Latin American Fotografia: Antonio Pulgarin

By David Schonauer   Thursday January 2, 2014

“As a young boy from Bogota, Colombia who grew up in the United States, I found it hard to connect with my community and roots during my teen years. I had very few memories of Colombia and my once-distinct Spanish accent was no longer prominent,” notes Antonio Pulgarin. It was Pulgarin’s effort to reconnect with roots that drove him to create his Latin American Fotografia-winning series “Tierra del Olvido/Land Forgotten,” which features a striking image of a silhouetted family matriarch—an image that in fact is not what it appears to be.

“The winning image is actually a self-portrait of sorts,” says Pulgarin. “The haunting black figure in the photograph is actually me in an all-black body suit. The image is always paired with an image of my mother posed and photographed in the same style.”     

The "Tierra Del Olvido/Land Forgotten" series focuses on several themes, such as the construct of identity, family, and religion. Growing up distanced from Colombian culture, Pulgarin says, “left me wondering who I was in a sense. This stuck with me throughout my teen years and into my time at the School of Visual Arts.” It was at SVA that Pulgarin decided to create a body of work that addressed the idea of identity from his own perspective.


“All too often I heard from my Spanish-speaking friends and family that I was an ‘Americanized Colombiano’ and at times was made out to feel like an outcast in my own community,” says Pulgarin. “Growing up, I found that my story was not an uncommon one among Latinos who were raised in the States. I found it bizarre that because I was raised in New York City that somehow I was seen as not ‘Latin’ or in my case ‘Colombian’ enough. It made me question not only my identity as a Latino but the overall issue of identity in general. I found myself piecing together the puzzle of my own cultural identity through the use of my camera.”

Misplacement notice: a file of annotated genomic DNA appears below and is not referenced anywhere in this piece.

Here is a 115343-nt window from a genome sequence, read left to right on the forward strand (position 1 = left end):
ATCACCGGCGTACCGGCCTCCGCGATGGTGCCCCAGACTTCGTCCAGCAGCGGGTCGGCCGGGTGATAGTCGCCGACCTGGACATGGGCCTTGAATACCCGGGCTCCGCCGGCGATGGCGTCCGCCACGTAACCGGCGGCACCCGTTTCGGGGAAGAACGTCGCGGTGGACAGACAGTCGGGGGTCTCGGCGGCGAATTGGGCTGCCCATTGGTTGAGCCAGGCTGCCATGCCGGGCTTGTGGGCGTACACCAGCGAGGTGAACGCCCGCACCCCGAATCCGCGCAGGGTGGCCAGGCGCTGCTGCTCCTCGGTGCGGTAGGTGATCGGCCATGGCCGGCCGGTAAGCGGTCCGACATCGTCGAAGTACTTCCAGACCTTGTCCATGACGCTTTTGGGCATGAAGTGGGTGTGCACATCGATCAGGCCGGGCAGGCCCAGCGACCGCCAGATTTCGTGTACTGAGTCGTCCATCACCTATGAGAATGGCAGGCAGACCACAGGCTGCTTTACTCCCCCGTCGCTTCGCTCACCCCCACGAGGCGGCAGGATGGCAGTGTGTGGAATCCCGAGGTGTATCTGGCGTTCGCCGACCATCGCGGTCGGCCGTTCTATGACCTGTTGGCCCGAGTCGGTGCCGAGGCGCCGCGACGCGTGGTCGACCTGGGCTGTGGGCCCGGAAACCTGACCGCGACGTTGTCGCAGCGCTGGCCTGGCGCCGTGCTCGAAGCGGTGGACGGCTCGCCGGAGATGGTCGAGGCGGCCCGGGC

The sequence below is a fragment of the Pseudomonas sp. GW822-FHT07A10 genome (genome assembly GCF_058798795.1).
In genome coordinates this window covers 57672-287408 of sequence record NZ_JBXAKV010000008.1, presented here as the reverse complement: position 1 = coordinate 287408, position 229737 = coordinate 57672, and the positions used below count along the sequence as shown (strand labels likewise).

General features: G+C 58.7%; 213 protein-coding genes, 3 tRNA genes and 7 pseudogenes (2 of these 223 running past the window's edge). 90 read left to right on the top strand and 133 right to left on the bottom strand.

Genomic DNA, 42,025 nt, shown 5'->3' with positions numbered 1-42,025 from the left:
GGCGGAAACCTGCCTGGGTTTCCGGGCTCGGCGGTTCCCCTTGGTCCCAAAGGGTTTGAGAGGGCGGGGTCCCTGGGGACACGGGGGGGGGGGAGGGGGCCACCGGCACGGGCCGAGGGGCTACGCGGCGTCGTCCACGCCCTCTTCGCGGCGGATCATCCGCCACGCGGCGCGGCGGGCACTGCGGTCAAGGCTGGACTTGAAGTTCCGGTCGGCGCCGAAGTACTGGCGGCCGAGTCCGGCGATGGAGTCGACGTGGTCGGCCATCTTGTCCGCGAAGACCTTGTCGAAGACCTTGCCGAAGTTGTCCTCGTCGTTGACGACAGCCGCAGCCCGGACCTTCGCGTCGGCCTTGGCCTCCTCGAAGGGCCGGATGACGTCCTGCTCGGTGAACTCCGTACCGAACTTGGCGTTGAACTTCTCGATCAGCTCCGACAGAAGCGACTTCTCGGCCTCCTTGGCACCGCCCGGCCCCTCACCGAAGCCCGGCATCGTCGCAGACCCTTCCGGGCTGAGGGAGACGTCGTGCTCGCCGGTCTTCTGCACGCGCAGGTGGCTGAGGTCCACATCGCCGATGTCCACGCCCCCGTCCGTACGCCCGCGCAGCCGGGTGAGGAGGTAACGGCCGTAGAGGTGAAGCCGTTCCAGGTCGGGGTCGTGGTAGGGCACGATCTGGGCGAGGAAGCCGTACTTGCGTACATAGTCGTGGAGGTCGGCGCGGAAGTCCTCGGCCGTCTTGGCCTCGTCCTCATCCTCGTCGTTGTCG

Pulgarin’s LAF-winning work centers on the matriarch of his own family, his mother. “My mother and I had an unstable relationship, and through this image I mimic her demeanor as a means of trying to connect with her on an emotional level,” he says. “I am also stating that no matter how much I try, I never seem to connect with her—a fact symbolized by the black body suit that I wear in the photograph. There is a disconnect between mother and son.” A red silk cloth that Pulgarin found in a fabric shop in his old neighborhood, the Wyckoff Gardens housing projects in Brooklyn, provided the background for the photographs, which were taken in his mother’s kitchen with a simple two-light setup and a Nikon F100 SLR loaded with color slide film.  “It was a rather difficult photograph to take, but in the end it all came together,” says Pulgarin.

Since graduating from SVA last year, Pulgarin has gone back to his old neighborhood, which, he says, has undergone a profound change with the construction of hotels, condominiums, and commercial buildings. “This served as inspiration for a new body of work titled "...And Then There Was Us,” which explores the individuals remaining in the Wyckoff housing projects as the surrounding area continues to gentrify,” he says.


Dispatches from Latin America